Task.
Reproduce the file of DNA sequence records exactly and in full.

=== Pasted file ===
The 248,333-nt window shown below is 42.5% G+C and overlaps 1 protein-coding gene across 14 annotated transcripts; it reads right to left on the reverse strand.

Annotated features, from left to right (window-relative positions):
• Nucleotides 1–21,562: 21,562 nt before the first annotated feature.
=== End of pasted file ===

The 248,333-nt window shown below is 42.5% G+C and overlaps 1 protein-coding gene across 14 annotated transcripts; it reads right to left on the reverse strand.

Annotated features, from left to right (window-relative positions):
• Nucleotides 1–21,562: 21,562 nt before the first annotated feature.